The bonus bandwagon

Every time I read a newspaper, there seems to be an article castigating the
banks that still want to pay bonuses ­ even the likes of Osborne, Buffet and
Soros are calling for a ban on “significant cash bonuses”. The banks argue they
need to pay bonuses to remain competitive and avoid a mass exodus from the City.

I believe that paying bonuses is a good thing, setting aside whether bankers
deserve such payouts. Now, I am not a banker and have no vested interest in
banking other than not wanting to see a return of last year’s meltdown. So, why
do I think bonuses are good for the economy?

The answer lays in taxation. If one of the government’s priorities is to
reduce public sector borrowings, then an increase in tax revenues can achieve
this. And so the exchequer greatly benefits from bonuses being paid out by the

From 6 April 2010, the top rate of income tax hits 50% and the taxman would
collect this top rate on bonuses as opposed to only 28% in corporation tax if
the banks decided to scrap bonuses. So if the banks pay out bonuses of, say
£1bn, additional tax will be collected of £184.16m. Adding National Insurance
payable by both employer and employee, there would be an additional £138m
collected by the exchequer, even after taking into account the tax relief a bank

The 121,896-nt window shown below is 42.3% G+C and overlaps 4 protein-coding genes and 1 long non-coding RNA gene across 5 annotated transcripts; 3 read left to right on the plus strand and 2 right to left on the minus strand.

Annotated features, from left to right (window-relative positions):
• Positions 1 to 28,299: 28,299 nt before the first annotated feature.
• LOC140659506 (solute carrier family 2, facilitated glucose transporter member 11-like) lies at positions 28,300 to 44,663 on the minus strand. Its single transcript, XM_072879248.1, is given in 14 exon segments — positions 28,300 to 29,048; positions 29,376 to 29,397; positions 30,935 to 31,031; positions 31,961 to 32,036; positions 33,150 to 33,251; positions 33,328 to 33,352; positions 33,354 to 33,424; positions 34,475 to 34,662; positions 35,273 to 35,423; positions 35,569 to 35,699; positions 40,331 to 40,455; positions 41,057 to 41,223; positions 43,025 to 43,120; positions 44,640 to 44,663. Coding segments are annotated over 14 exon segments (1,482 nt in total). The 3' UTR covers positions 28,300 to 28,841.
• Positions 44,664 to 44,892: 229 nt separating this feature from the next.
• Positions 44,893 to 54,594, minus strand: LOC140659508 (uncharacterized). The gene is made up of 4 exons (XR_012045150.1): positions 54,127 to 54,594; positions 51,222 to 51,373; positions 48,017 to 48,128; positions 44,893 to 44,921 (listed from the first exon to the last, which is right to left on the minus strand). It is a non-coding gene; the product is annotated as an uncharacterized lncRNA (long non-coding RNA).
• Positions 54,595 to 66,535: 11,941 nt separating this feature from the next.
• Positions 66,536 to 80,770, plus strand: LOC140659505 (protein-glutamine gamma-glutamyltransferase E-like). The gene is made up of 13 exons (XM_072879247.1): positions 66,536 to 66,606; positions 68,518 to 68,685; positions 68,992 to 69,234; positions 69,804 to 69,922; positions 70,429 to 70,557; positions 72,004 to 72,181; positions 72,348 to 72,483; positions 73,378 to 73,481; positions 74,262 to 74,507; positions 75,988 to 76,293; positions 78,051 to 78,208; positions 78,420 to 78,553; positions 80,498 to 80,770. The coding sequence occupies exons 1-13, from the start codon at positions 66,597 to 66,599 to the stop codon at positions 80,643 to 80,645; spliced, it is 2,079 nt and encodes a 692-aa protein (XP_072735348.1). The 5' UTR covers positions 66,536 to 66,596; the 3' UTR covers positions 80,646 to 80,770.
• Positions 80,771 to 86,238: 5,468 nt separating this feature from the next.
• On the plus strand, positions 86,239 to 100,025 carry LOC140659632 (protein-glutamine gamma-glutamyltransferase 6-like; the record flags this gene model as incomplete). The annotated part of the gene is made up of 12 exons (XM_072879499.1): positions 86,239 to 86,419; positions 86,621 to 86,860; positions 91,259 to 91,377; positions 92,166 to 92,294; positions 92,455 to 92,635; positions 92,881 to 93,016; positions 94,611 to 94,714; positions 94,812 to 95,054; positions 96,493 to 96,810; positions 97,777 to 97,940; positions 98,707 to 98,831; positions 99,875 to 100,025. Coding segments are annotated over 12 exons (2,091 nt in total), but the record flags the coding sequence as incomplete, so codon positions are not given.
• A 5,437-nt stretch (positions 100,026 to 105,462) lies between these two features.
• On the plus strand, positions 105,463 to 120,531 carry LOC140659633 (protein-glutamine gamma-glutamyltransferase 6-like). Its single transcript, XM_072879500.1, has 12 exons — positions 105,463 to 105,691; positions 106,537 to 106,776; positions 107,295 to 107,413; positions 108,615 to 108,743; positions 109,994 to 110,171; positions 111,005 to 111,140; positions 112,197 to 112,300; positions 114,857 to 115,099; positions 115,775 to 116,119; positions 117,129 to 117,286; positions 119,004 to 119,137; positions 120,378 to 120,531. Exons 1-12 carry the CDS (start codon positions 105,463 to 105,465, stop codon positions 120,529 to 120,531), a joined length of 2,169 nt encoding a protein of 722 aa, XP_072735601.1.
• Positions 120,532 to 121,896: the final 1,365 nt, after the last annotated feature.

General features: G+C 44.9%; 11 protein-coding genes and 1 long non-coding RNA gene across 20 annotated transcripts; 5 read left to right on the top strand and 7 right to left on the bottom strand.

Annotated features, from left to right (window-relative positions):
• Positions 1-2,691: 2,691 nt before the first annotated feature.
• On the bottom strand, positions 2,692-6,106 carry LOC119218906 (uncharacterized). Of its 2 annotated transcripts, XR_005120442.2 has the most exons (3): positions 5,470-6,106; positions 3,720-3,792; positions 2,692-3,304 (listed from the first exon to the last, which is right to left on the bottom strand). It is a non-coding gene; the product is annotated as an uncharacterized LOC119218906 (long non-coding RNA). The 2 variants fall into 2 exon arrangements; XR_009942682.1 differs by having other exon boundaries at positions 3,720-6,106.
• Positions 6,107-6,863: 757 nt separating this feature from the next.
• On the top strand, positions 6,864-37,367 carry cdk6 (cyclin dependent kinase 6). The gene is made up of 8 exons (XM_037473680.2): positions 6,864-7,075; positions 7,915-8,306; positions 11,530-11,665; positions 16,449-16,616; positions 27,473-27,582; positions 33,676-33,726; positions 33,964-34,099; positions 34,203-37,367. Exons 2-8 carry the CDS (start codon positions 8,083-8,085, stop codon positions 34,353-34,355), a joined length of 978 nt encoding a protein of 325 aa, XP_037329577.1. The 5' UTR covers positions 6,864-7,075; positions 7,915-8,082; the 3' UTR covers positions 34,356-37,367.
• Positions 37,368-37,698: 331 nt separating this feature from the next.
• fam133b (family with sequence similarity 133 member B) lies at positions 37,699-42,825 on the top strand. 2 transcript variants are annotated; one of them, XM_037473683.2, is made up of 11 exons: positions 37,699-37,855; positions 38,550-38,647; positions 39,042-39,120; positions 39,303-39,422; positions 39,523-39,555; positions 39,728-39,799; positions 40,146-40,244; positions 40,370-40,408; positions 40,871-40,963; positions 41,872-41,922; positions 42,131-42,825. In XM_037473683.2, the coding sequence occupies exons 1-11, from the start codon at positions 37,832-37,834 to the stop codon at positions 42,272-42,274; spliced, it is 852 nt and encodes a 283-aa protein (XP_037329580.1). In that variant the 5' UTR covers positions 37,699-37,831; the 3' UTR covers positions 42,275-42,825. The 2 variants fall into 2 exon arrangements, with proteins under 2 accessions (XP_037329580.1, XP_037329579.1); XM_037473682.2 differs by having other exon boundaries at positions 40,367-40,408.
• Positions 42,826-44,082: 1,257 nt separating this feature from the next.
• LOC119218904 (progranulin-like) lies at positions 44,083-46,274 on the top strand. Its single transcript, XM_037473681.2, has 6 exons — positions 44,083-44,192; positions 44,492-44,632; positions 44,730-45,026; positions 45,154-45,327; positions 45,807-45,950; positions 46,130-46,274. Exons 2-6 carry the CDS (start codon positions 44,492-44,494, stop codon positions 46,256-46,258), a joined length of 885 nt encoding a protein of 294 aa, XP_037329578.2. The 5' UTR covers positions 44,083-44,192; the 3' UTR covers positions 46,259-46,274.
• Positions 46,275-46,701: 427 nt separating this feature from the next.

would obtain in paying the additional National Insurance.

Big bonuses have risen to £15bn in the past three years, which means
additional tax revenues of £4.84bn. Now, I can hear some of you arguing if banks
don’t pay bonuses, then the additional profits are more likely to be paid as
dividends to its shareholders and the taxman collects on those dividends. Even
if that happens, a substantial proportion of dividends are paid out to foreign
institutions who will not be paying any tax, while dividends paid to UK
companies also fail to attract any tax either.

So, my view is that bonuses are good for the economy and a way of maintaining
the City of London. And shouldn’t the man at Goldman Sachs who advised Goldman’s
not to invest in the sub-prime mortgage market be properly rewarded?

Lynton R Stock is a partner at Shelley Stock Hutter LLP

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